We’re appalled by how many people were swindled by Madoff, yet we’re complacently being swindled in a similar fashion by the collective bureaucrats in Washington.

Pat January 14, 2009 at 8:57 am

According to the BBC (http://news.bbc.co.uk/2/hi/business/7826992.stm), Citigroup got the biggest bailout. And they are considering selling some of their business. Not only that, but some analysts believe Citigroup might be bought by the US government.
In other words, more money out of the window.

Ohhh Henry January 14, 2009 at 9:42 am

“Wasn’t this the very scenario we were promised would be avoided when the stimulus package was passed last October?”

I believe that the actual scenario which you were promised would be avoided was the declaration of martial law and the deployment of the army in major cities, to contain “unrest”.

Harlan January 14, 2009 at 10:19 am

Actually, no. What were were promised is that the money would prevent credit markets from locking up entirely, which would have led to a complete inability for small businesses to borrow or for consumers to purchase cars and houses, and 20% unemployment by Christmas 2008. Which, thankfully, hasn’t happened. The TED spread, for instance, just recently is down below 1% for the first time since Lehman collapsed. That’s good, and indicates some improvement in the credit markets.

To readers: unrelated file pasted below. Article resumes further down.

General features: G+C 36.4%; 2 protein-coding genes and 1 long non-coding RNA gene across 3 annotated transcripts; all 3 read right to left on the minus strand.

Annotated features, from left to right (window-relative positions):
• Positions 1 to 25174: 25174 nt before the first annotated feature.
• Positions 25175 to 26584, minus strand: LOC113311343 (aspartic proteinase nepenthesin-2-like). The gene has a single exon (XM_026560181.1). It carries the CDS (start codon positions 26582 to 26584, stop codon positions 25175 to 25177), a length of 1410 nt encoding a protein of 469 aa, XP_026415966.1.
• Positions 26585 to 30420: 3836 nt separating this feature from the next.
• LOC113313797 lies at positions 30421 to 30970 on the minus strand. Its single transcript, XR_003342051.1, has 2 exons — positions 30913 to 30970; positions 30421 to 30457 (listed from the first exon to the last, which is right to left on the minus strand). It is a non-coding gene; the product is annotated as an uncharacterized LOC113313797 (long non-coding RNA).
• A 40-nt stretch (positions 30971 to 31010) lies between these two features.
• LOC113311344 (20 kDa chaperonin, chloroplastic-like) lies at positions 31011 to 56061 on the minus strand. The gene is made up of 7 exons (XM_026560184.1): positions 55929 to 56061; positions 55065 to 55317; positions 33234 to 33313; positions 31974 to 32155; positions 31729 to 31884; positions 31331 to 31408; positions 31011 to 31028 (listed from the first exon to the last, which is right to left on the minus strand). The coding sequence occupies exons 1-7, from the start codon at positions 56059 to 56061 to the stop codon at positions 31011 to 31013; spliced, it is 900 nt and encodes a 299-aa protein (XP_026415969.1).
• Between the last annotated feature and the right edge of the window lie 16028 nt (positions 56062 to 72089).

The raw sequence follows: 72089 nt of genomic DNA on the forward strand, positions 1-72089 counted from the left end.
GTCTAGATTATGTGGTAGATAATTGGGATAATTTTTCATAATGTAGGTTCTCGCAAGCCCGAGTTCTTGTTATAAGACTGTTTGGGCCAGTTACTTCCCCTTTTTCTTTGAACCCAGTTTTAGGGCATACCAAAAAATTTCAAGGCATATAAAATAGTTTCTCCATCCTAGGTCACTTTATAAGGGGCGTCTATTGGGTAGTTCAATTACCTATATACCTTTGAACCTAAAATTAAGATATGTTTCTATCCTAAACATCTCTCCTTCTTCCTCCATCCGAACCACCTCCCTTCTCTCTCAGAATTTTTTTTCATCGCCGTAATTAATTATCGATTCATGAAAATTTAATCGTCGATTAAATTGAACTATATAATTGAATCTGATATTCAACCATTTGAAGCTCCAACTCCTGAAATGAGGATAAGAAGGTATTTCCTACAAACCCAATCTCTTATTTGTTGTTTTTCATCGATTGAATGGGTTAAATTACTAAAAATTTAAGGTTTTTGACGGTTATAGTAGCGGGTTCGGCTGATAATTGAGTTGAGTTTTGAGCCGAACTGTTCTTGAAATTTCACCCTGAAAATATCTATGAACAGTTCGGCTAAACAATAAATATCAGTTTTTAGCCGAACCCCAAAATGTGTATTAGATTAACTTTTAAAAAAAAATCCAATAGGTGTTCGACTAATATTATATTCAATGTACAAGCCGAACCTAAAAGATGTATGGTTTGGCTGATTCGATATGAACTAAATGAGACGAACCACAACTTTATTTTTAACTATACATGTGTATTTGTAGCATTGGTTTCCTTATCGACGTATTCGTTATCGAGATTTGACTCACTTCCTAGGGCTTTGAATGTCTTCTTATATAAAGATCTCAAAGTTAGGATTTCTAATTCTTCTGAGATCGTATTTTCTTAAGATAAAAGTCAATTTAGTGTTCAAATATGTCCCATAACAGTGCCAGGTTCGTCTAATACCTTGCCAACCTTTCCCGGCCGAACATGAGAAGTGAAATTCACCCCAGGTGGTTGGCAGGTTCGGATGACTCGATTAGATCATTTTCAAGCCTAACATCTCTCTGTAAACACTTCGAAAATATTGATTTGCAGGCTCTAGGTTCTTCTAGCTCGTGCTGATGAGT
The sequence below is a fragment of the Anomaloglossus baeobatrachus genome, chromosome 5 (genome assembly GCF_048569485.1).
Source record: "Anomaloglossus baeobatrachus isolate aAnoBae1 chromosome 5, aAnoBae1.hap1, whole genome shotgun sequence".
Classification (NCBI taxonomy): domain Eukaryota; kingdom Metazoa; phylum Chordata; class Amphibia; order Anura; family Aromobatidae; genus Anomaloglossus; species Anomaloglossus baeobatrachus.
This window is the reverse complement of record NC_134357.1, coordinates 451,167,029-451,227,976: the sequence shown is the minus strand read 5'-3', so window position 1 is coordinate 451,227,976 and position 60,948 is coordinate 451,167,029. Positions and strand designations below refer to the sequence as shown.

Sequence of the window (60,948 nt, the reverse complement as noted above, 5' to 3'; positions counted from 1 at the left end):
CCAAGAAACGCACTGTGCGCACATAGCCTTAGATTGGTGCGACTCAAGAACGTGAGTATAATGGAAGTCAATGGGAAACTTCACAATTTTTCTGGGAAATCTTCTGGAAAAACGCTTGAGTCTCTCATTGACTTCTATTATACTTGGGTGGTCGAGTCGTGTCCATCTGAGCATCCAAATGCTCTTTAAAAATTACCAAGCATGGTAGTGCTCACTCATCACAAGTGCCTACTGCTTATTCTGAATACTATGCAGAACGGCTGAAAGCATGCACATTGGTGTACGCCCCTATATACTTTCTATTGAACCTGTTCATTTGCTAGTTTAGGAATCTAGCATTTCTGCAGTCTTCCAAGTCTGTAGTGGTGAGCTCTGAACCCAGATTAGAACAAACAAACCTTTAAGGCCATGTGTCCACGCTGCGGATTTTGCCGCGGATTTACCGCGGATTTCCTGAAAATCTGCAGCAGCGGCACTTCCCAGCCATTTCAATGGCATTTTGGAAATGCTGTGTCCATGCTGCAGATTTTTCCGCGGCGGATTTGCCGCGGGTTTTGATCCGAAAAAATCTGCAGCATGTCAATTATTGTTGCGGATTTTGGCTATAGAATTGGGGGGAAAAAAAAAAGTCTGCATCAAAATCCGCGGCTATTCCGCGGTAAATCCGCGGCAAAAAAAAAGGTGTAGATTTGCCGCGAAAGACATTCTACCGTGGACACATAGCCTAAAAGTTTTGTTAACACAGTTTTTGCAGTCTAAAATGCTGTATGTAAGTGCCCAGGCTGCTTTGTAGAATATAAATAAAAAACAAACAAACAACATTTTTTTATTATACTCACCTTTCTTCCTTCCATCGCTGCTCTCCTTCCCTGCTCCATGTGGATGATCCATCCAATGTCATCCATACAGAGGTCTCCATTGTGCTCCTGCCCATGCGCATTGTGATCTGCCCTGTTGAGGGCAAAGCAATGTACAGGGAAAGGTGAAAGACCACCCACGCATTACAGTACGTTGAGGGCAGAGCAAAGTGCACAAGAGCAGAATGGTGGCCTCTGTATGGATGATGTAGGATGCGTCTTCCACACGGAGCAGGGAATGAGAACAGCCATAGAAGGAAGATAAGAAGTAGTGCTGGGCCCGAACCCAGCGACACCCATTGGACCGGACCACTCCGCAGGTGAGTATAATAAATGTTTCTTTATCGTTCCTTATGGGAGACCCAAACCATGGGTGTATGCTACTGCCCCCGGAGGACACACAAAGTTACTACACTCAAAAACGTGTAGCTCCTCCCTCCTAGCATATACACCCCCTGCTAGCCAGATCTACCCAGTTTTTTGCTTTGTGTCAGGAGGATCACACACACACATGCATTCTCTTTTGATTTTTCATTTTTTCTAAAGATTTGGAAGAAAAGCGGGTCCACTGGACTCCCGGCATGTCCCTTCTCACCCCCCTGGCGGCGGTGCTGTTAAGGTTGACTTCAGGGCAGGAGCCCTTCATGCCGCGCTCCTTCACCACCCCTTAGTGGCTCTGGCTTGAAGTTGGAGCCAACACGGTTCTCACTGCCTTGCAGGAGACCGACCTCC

I don’t know to what extent more money is needed in the future, but clearly the bailout and the government’s continuing willingness to try to be a lender in this economy, has helped so far.

College Parasite January 14, 2009 at 11:28 am

Harlan: “I don’t know to what extent more money is needed in the future, but clearly the bailout and the government’s continuing willingness to try to be a lender in this economy, has helped so far.”

Emphasis on ‘so far’. What they’re doing is masking the problem. The same banks who were the Fed’s instruments in creating the crisis have been propped up and will further destroy the structure of production. Eventually it will become pretty obvious that the government’s messing with things was no help, unless you want to live an illusion.